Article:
Scientists use CRISPR to ‘cure’ cystic fibrosis in gut tissue grown from patients.
Cystic fibrosis is the most common life threatening genetic disease affecting 70 000 people worldwide. It is much more common in white people than in other races. Cystic fibrosis is caused by mutations in the cystic fibrosis transmembrane conductance regulator (CFTR gene). This gene makes a protein that sits in the cell membranes of cells in sweat and mucus glands. It allows chloride ions to flow out of cells into sweat or mucus. Since chloride is a negative ion, it also brings positive sodium and water with it. When this channel is absent or doesn’t work in cystic fibrosis patients, the mucus in their lungs and pancreas becomes sticky and clogs airways and pancreatic ducts. This is why these patients suffer from lung disease and digestive problems.
There have been many advances in cystic fibrosis treatment over the past fifty years. Babies with cystic fibrosis in the 1950s only lived on average to be six months old. Now people with cystic fibrosis can live to be in their forties and fifties. Most treatments only treat symptoms, not the underlying genetic cause. Scientists have been investigating gene therapy to edit out the mutations that cause this disease. This would allow patients to express normal CFTR channels and should hopefully cure them. Just 5-10% of the normal levels of functioning CFTR channels is enough to stop most symptoms. There are a couple of drugs on the market, Ivacaftor and Lumacaftor, that each target one of the cystic fibrosis causing mutations and tell the cell to skip the mutated region and make a normal protein. However, cystic fibrosis is caused by over 1500 different genes.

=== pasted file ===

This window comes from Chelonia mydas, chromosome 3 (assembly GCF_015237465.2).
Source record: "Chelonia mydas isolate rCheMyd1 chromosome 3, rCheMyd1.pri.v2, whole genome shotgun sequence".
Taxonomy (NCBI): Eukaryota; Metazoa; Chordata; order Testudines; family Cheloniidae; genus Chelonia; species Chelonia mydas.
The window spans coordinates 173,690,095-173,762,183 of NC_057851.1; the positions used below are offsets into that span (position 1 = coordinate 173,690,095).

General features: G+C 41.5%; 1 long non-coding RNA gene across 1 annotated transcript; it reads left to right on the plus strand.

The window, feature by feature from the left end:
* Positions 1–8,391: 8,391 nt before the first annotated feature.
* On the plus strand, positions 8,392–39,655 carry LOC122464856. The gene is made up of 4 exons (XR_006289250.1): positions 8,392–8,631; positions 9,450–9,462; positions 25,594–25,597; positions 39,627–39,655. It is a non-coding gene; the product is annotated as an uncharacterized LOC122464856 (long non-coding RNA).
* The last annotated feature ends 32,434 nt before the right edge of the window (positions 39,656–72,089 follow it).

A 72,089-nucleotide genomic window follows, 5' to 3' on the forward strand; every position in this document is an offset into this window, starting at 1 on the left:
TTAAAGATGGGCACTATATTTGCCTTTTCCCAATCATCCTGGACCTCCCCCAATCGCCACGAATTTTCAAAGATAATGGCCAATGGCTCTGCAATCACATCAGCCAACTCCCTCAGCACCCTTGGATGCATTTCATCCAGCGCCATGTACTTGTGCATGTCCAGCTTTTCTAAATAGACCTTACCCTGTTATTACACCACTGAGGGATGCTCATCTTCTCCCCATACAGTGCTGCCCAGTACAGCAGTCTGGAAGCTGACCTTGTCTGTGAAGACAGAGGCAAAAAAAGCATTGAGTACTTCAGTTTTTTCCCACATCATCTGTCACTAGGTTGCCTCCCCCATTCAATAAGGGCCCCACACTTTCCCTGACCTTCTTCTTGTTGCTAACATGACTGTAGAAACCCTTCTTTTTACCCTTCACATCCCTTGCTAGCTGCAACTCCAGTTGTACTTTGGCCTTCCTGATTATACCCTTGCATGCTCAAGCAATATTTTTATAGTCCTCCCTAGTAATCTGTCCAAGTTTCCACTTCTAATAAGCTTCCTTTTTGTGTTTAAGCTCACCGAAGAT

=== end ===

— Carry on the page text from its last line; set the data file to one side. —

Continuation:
So scientists have recently enlisted the much lauded CRISPR gene editing system in the fight against cystic fibrosis. The scientists first took stem cells from cystic fibrosis patients. These patients carried the most common cystic fibrosis causing mutation – a mutation carried by 90% of cystic fibrosis patients in the US. They then used the CRISPR system to edit out the mutation in the stem cells. Then they grew these stem cells into mini-guts in lab dishes using a 3D culture technique. The treated mini-guts responded normally to a swelling test which showed that the CFTR chloride channel worked in the treated guts. Untreated mini-guts grown from patients did not swell at all in the test.
In a previous study, a different group of scientists grew mini-guts from mouse intestinal stem cells. They made these stem cells express various fluorescent proteins and then transplanted them into different mice that had intestinal damage. The transplanted mini-guts grew into the recipient mouse intestines and helped to repair their injuries. Treated mice gained more weight than mice that were not given the transplanted mini guts. The transplanted cells were still there 25 weeks later (scientists could tell because the mini-guts would fluoresce) and the surrounding intestine looked normal. There were no signs of cancer formation or other problems in intestinal structure.
So it seems to be possible to grow stem cells into mini-guts in the lab and then transfer them back into mice safely. However we don’t yet know whether this can be done in humans. That must be tested before CRISPR treatment of stem cells can be used to treat the intestines of cystic fibrosis patients. Also this approach would not treat other affected organs and lung disease is the most common cause of death in cystic fibrosis patients. Therefore, it will also be important to research into whether CRISPR can be used to treat lung cells in the same way.
The Scientific Papers: